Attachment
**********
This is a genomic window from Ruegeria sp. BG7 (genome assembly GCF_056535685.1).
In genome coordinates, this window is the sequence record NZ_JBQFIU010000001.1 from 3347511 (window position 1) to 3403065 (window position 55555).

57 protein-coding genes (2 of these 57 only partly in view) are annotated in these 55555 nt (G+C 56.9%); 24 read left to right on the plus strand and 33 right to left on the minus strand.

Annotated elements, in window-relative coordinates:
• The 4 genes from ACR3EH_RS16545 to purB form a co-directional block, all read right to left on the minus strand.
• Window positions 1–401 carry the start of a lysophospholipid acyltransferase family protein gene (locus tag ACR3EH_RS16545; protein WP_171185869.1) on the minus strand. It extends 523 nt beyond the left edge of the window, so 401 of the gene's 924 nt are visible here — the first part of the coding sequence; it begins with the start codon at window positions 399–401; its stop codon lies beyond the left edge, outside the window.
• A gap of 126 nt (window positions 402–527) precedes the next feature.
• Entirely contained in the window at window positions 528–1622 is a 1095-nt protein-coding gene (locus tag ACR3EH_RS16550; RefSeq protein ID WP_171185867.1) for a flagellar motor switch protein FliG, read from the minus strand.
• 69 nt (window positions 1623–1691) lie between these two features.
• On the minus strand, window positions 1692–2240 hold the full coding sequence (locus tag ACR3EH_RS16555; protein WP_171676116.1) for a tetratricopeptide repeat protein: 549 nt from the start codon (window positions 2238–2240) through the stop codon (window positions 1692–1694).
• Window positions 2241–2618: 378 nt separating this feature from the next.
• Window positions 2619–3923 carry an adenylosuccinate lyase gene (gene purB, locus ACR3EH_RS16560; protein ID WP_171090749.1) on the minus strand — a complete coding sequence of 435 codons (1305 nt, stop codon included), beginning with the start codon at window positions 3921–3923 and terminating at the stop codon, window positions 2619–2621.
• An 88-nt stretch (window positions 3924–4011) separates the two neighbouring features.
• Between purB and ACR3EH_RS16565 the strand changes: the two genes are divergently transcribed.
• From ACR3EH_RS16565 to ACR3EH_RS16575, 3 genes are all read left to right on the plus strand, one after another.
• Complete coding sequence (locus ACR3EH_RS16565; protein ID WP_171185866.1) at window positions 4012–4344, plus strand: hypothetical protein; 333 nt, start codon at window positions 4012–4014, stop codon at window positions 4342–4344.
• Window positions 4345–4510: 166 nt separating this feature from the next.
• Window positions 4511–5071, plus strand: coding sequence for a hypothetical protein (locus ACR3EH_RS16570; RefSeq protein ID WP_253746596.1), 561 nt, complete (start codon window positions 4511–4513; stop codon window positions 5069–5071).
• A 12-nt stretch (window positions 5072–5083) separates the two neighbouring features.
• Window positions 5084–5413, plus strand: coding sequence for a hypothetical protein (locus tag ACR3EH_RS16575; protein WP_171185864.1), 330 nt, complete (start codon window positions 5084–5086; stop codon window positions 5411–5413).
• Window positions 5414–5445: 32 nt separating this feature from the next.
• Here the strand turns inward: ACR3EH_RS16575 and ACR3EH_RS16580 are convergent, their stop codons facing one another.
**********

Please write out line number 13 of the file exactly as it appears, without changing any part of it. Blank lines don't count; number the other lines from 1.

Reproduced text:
• An 88-nt stretch (window positions 3924–4011) separates the two neighbouring features.